Alison Krauss was born July 23, 1971 in Decatur, Illinois, but was raised in Champaign, Illinois. She began studying classical violin at five years old but soon switched to bluegrass. For Alison Krauss, musical collaboration has been a way of life. Her own story has been nothing short of amazing: signed to Rounder Records as a precocious 13-year-old fiddler from Champaign, Illinois, she has become the most recognized face in contemporary bluegrass, a critically acclaimed artist -who has brought modern sophistication to the genre while respecting its traditions.
She has also managed to sell upwards of 8 million records and garner 20 Grammy Awards, the most for any female artist in Grammy history. Yet Krauss has consistently worked to honor her influences, like contemporary bluegrass pioneer Tony Rice, to promote discoveries like the Cox Family, and to offer her skills as producer, most recently to country star Alan Jackson.
Krauss is apparently not one for taking time off. While Union Station took a hiatus after the 18-month tour to support the 2004 Alison Krauss and Union Station release Lonely Runs Both Ways, Krauss took full advantage of the down time to explore new musical horizons. Krauss reached that extraordinary 20 Grammy milestone when Lonely Runs Both Ways was named 2005’s Best Country Album. It wasn’t the only award she and her band-mates took home from the 48th Annual Grammys; “Unionhouse Branch” garnered Best Country Instrumental Performance and “Restless” received the Best Country Performance by a Duo/Group Award. She also received several Country Music Association Awards, including Musical Event of the Year for “Whiskey Lullaby” with Brad Paisley, originally released on Paisley’s Mud on the Tires and reprised on A Hundred Miles or More.
She produced Alan Jackson’s 2006 release, Like Red on a Rose, which the Chicago Sun-Times declared “a masterpiece,” taking the best-selling artist out of his familiar surroundings to create a moody, intimate song cycle that has been favorably compared to Frank Sinatra’s In the Wee Small Hours.
She also produced and recorded five new tracks with long time engineer Gary Paczosa to complete her twelfth release, A Hundred Miles or More: A Collection, gathering on one elegantly understated disc previously released collaborations with such artists and friends as Brad Paisley, John Waite, James Taylor, Natalie MacMaster, and The Chieftains, along with songs she cut for the films Cold Mountain, O Brother, Where Art Thou? and an “inspired by” album for the animated The Prince Of Egypt. She also recorded and produced five new tracks, including a soulful slow-dance tempo of Don Williams’ “Lay Down Beside Me” with Rounder Records label-mate Waite, to create something far more than just a compilation.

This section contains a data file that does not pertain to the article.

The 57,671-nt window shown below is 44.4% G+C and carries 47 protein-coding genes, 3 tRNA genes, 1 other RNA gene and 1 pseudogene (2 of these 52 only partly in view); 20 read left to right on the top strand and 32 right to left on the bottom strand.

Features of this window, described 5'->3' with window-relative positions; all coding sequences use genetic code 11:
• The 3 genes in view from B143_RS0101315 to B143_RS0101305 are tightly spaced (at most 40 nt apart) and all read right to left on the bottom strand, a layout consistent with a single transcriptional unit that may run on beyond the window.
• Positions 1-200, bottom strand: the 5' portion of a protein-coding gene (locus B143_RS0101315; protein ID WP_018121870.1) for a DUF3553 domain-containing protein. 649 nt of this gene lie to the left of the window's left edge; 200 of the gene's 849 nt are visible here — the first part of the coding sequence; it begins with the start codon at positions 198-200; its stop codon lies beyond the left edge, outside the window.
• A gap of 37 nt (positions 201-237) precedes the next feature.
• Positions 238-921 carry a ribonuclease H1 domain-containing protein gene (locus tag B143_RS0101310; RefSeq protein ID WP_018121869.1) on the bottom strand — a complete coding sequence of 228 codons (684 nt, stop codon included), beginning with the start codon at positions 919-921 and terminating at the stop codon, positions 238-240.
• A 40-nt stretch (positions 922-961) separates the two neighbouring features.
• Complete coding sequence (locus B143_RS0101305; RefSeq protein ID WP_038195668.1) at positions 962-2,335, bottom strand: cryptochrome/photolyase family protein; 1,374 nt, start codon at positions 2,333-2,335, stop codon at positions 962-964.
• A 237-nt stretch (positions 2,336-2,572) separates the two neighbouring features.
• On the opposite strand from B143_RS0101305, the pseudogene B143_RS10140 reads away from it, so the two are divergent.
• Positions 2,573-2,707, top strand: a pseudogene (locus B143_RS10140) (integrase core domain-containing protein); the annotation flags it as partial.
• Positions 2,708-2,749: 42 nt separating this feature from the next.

With the new tracks (among them the current country single “Simple Love”) she created something far more than just a compilation. Across 16 songs, A Hundred Miles or More gracefully balances the new with the familiar to form a vivid portrait of this adventurous artist. In the same “year off, she began the then-undefined project with Plant and Burnett, recording initially in Nashville, then moving to Los Angeles to complete the project.
Krauss’ musical collaboration, Raising Sand, is a superb album recorded in tandem with rock vocalist and songwriter Plant. Scheduled for release on Rounder on October 23, 2007, ‘ Raising Sand is their first recorded endeavor, and will prove revelatory to fans and the media on two counts: first that it happened at all, and, more importantly, that it is as successful and illuminating as it is.
Under the careful sonic stewardship of producer T Bone Burnett, rising Sand’s pitched three steps beyond some cosmic collision of early urban blues, spacious West Texas country, and the unrealized potential of the folk-rock revolution. Shockingly evocative, it is an album that uncovers popular music’s elemental roots while sounding effortlessly, breath-takingly modern. Despite hailing from distinctly different backgrounds. Plant and Krauss share a maverick spirit and willingness to extend the boundaries of their respective genres.
Raising Sand finds Plant and Krauss functioning as sympathetic equals: creating a powerful new sound from both their common musical ground and their unrivaled sense of empathy.
While finishing touches were being done on Raising Sand, Krauss and her equally celebrated band Union Station were busy fulfilling one of their long-time dreams@a special tour with their friend, mentor and inspiration Tony Rice, performing material from his storied career. Alison and Union Station moved directly from the dates with Tony Rice to a national summer tour in support of A Hundred Miles or More. Billed as “An Evening with Alison Krauss and Union Station featuring Jerry Douglas,” it showcases material from the new disc, along with fan favorites.
“I never had any big dreams about doing something on a huge scale,” Krauss reflects. “But I have dreamt about liking my records. That’s the kind of stuff I dreamt about.”
In May 2012, Alison Krauss was granted an Honorary Doctorate of Music from Berklee College of Music.
Different Strokes (Fiddle Tunes, 1985)
Too Late to Cry (Rounder Records, 1987)
Two Highways (Rounder Records, 1989)
I’ve Got That Old Feeling (Rounder Records, 1990)
Every Time You Say Goodbye (Rounder Records, 1992)
I Know Who Holds Tomorrow, with The Cox Family (Rounder Records, 1994)
So Long So Wrong (Rounder Records, 1997)
Forget About It (Rounder Records, 1999)
New Favorite (Rounder Records, 2001)
Live (Rounder Records, 2002)
Lonely Runs Both Ways (Rounder Records, 2004)
Raising Sand, with Robert Plant (Rounder Records, 2007)
Paper Airplane (Rounder Records, 2011)
Windy City (Capitol Records, 2017)